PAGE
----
The framers of the U.S. Constitution in many ways representated the general concern of the colonists about the
The framers of the U.S. Constitution in many ways representated the general concern of the colonists about the power of government to abuse the citizens' freedoms and liberties. How does the constitution protect against the abuse of power?
- PandakLv 51 decade agoFavorite Answer
The basic limitation on the abuse of power is a divided government (with three branches) and a free press. In the event of a united government (a one-party state) such as we have now, there are no real limits besides laws, but if laws are abused, then there is no safeguard. We no longer have a free press--the press is owned by corporations, some foreign owned. The only safeguard left is the people who by voting can change the government, but when the government controls the voting mechanisms, all we have now is a banana republic with the foxes in charge of the chicken coops. So, in effect, there are no more safeguards. The US is toast.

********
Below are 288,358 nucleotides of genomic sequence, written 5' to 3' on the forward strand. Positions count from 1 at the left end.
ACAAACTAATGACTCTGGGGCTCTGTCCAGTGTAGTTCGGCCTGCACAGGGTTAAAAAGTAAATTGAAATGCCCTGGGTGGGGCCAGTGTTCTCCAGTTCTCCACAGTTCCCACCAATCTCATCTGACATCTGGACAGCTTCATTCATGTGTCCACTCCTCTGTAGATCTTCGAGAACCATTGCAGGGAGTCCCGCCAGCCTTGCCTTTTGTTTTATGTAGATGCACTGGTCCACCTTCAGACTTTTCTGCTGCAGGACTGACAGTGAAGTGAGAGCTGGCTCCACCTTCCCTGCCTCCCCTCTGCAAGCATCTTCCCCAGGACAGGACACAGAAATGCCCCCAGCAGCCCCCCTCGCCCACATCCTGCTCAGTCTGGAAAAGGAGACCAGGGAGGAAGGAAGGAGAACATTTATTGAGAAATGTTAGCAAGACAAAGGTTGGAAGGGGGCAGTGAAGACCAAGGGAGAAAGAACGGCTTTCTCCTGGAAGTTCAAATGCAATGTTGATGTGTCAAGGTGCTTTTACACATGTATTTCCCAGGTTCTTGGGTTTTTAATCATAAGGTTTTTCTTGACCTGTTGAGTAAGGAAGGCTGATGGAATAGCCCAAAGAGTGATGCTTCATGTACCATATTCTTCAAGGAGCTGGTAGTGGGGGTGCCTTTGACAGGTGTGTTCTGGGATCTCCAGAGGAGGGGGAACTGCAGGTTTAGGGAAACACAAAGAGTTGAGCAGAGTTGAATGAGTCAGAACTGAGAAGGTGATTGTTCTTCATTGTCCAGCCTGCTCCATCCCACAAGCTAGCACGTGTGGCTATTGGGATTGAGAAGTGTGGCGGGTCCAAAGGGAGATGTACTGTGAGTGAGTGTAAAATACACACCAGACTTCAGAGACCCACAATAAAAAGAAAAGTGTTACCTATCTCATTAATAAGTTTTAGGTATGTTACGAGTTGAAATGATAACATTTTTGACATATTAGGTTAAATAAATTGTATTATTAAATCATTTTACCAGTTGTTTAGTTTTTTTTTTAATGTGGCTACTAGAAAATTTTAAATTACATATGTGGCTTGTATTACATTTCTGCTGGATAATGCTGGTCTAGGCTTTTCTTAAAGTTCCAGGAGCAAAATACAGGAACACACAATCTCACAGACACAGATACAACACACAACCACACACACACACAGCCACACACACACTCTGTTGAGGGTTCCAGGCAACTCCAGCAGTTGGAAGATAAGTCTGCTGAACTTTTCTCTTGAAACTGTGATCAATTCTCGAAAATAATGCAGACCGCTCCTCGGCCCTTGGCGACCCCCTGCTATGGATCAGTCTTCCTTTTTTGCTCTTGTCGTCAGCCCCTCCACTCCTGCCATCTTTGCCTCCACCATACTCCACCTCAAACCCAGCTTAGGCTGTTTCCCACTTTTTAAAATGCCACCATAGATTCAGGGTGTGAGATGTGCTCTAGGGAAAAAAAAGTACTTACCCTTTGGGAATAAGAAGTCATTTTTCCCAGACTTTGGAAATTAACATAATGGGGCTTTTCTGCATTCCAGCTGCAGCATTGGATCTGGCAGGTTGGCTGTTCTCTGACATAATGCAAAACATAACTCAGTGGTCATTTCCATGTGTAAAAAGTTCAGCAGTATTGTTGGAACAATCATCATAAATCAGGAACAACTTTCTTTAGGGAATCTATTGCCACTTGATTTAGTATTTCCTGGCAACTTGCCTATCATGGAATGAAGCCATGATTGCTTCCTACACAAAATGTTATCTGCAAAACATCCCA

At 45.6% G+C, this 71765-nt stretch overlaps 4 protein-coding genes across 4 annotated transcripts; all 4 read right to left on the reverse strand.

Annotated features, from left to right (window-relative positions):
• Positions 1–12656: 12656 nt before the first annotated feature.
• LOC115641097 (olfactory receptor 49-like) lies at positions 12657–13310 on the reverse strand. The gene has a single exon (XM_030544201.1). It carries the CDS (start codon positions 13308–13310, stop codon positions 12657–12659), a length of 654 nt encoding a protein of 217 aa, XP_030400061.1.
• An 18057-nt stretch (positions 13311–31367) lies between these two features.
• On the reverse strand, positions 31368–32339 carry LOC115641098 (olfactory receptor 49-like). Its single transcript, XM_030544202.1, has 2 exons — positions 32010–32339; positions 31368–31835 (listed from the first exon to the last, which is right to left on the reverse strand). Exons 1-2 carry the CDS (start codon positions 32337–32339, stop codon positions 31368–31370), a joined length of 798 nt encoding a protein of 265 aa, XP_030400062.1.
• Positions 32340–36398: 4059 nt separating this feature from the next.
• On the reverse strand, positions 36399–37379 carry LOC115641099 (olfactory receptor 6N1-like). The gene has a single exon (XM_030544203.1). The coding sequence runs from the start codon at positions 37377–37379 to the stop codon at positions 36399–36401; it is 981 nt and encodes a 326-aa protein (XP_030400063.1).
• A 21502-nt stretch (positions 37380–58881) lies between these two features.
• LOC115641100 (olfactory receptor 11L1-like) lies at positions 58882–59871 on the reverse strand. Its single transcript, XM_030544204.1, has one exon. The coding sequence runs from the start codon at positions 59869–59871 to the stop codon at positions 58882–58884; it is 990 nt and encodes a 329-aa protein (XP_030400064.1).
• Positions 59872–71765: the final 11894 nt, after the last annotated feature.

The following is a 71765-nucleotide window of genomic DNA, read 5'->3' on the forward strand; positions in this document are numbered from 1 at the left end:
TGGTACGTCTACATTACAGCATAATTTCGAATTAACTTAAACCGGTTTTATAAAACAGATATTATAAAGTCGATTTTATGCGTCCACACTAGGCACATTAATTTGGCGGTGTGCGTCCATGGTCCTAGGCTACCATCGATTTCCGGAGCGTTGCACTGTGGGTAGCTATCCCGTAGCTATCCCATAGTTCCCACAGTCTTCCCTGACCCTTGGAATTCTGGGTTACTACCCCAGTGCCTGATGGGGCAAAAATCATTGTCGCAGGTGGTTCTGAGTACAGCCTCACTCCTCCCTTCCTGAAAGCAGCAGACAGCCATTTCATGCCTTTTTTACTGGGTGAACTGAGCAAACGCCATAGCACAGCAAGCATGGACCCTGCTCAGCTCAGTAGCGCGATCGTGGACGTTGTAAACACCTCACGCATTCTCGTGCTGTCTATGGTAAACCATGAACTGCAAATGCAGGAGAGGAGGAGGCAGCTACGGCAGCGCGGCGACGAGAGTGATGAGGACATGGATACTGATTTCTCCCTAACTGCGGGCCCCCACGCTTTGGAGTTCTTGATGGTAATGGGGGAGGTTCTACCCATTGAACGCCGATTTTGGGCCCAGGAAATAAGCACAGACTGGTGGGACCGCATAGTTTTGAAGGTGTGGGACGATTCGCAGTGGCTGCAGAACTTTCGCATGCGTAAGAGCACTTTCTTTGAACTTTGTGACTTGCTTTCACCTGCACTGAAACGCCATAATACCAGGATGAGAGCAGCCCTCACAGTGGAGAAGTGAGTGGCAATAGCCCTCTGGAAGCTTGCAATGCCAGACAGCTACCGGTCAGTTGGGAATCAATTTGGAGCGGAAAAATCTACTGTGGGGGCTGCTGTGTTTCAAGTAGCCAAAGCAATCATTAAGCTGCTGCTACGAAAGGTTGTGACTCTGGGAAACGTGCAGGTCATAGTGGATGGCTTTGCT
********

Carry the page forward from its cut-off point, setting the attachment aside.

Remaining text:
- Boomer WisdomLv 71 decade ago
The Bill of Rights,
the separation of powers,
the fact that the sovereignty of the Government is derived entirely from the governed.
(The right to bear arms has nothing to do with hunting or protection from criminals, incidentally.)
- 1 decade ago
That is what the checks and balances system (three branches of government) is supposed to be for. However, that system doesn't work if the majority of all three agree with each other.